Two Life Lessons From Failure of Johannes Kepler

I had one of the most deeply reflective moments about life in college in, of all places, math class, from a professor who shared a story about a failure of Johannes Kepler before he discovered that the planets orbit the sun in an elliptical curve.

Back in Kepler’s days, scientists were aware of only six planets.  Kepler began the quest for discovering how the planets are aligned with the question, ‘Why are there six planets?”  It then occurred to him that in mathematics, there is something called the Platonic solids which have long interested mathematicians because of its beauty and symmetry.  It is relatively easy to prove that there are, and can only be, five Platonic solids because these solids must meet specific conditions.

Kepler then reasoned that God is perfect, God created the planets, and Platonic solids are perfect, so the answer must lie in the Platonic solids.  The solution he came up with was rather brilliant.  Kepler proposed that the distance relationships between the six planets could be understood in terms of the five Platonic solids.  He illustrated a model in which one Platonic solid fits between each pair of planetary spheres.

Kepler postulated that the ratio of the sizes of Platonic solids which made this work also defined the distance between the planets.  It turns out that he was extremely close, apparently to couple decimal points, but when Kepler got access to a very powerful telescope, he realized his numbers were off.  He abandoned this theory, and it took him another decade to come up with the correct answer.

As Professor Reeder pointed out, there are several morales to the story.

We have all been told the cliché at some point in our lives that “there are no stupid questions,” but, as Kepler showed, there are wrong ones.  It was nonsensical for Kepler to ask why there are six planets, because we now know that there are, in fact, more than six planets.  The brilliant answer Kepler came up with was wholly off base because the question he asked to begin the inquiry was the wrong question to be asking in the first place.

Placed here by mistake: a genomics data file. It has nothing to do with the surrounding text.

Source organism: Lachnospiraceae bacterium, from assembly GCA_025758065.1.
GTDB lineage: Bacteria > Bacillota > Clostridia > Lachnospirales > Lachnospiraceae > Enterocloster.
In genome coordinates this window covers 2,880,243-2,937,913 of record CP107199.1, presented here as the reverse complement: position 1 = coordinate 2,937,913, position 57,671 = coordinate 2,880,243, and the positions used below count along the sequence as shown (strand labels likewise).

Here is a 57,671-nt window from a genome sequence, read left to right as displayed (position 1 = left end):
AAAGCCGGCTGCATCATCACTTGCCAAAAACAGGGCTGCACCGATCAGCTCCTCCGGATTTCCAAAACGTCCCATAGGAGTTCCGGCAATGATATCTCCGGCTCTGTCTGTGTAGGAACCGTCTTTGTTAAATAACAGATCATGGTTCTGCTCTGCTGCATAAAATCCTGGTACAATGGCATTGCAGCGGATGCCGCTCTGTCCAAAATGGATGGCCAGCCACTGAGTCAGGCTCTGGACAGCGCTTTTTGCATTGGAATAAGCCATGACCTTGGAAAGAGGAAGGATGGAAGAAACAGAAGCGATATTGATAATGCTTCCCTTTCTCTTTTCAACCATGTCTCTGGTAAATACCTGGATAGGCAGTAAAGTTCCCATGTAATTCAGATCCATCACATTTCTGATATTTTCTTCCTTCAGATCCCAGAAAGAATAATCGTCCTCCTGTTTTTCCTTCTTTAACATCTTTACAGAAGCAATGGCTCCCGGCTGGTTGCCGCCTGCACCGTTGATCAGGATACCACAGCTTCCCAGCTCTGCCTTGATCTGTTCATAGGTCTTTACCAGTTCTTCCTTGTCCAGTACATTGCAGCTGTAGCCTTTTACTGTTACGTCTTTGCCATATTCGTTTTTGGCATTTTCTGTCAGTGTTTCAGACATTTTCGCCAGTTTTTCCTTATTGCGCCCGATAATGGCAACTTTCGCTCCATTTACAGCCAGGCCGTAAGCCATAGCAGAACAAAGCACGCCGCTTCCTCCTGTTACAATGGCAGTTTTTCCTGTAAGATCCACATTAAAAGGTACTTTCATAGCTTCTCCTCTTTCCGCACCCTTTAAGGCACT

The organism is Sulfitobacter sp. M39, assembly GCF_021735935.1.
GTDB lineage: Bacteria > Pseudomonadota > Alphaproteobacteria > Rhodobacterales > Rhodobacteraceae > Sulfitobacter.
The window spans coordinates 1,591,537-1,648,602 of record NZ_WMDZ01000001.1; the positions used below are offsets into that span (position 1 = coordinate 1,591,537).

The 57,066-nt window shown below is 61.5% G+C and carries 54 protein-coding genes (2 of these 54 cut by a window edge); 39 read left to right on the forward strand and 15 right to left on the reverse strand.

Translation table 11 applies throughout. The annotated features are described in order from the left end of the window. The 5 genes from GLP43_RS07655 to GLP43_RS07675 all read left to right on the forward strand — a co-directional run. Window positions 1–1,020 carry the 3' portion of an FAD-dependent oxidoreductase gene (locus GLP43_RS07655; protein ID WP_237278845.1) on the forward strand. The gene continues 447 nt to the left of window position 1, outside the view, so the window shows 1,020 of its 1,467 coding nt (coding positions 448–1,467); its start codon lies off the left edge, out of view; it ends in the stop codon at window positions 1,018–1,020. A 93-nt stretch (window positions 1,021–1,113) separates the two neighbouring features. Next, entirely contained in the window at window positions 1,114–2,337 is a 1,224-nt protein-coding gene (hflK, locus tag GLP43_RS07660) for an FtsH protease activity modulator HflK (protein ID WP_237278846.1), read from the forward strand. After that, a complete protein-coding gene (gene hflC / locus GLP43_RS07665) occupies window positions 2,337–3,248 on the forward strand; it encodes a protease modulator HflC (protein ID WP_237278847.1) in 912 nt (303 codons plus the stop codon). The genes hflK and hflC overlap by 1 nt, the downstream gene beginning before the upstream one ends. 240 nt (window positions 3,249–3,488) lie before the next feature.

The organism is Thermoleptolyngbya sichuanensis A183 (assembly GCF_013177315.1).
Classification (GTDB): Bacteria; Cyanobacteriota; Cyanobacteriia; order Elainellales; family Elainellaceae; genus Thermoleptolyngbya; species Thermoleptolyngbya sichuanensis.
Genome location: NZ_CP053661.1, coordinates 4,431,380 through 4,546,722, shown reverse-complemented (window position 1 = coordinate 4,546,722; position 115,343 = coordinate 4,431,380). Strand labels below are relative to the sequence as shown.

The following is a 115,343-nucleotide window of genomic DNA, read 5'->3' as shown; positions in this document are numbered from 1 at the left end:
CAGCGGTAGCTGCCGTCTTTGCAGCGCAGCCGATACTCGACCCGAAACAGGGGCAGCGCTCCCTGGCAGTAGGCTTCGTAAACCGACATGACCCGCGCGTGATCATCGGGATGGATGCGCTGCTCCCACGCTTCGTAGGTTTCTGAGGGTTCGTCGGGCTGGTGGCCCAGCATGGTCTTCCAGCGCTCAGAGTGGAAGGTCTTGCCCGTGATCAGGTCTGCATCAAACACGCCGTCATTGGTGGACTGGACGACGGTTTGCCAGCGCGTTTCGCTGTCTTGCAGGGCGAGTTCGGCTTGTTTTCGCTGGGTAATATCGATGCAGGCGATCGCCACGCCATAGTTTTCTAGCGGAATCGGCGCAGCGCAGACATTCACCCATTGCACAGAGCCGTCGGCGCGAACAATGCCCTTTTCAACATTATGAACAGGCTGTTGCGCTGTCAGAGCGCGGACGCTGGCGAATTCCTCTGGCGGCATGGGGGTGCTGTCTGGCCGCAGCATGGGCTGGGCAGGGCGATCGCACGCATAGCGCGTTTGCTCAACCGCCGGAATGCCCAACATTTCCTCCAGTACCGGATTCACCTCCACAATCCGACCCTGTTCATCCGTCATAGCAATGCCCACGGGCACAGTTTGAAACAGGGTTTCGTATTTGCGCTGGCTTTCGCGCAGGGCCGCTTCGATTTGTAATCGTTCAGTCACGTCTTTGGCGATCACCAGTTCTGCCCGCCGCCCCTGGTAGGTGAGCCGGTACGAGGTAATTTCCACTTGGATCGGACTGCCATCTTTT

Such misconception isn’t limited to history.  Even in the modern era, very smart people are unable to ask the right questions, and as a result, leads the debate astray.  In my profession, there are those who are unable to distinguish the “should” from the “could”, even though lawyers, more than any others, should understand the difference.

And for decades, the field of education failed to ask the pertinent questions like  “Are our schools failing?,” “How do we determine ‘failing’?,” “What causes ‘failing’?,” “What are the most effective methods of teaching?,” ‘How do we measure improvement?” or “How do cultural norms affect student performance?”   Instead, the only question being asked was  “How much money to whom?”, thereby throwing good money after bad.

Ever since being told Kepler’s story, I’ve tried to focus on not so much finding the answers, but on asking the rights questions.  But what Kepler’s experience teaches us is that there are times when we are universally asking questions without doubting their rationale that may, with time and upon further knowledge, turn out to make very little sense.  Professor Reeder thought that question was going to be the one we currently believe to be deeply philosophical and religious, “Why are we here?”  I don’t share in his skepticism towards religion, but I certainly see his point.

There is nothing we can do about asking the wrong questions when we don’t have enough knowledge to ask the right ones.  But the first important lesson of Kepler is that just because we can’t know for sure that we’re on the right path to discovery doesn’t mean that we shouldn’t be taking the journey in the first place.  There is value in seeking the goal, even if ultimately the goal isn’t reached.

Kepler, though, isn’t being remembered in science and history as a guy that tried really hard to find the way the planets orbited the sun.  He did ultimately achieve his goal, and the second, perhaps more significant lesson, is in how he reached the right result despite being so wrong. Yes, Kepler was ingenious in coming up with the Platonic solid theory in the first place, but what set him apart in the history of science was his ability to overcome his own brilliance.

Each one of us is naturally biased towards our own ideas.  It’s hard enough to concede our own idea after someone else points out the flaw; it’s even more difficult to self-critique and be self-objective.  But Kepler showed that a real breakthrough can only occur when you’re open to the possibility that you may be wrong.  That’s an important lesson for all of us, most of all me.


2 Responses to “Two Life Lessons From Failure of Johannes Kepler”

  1. 1 Jay the Elitist February 19, 2013 at 8:33 pm

    Damn, I thought you were going to talk about how you’re wrong in life, but alas, you just mentioned yourself at the very end and no elaboration.

    • 2 joesas February 20, 2013 at 7:18 am

      Jay the Elitist,

      You forget that I’m always right and that I love myself for it, so there is no need for me to talk about how I’m wrong in life (or in anything, for that matter). I do mention myself at the end, but I emphasize that I only say I need to be open to the possibility that I could be wrong. After that window of opportunity is open, it will almost instantaneously be shut. You, on the other hand, need to continue to keep that window wide open to let the right air in…

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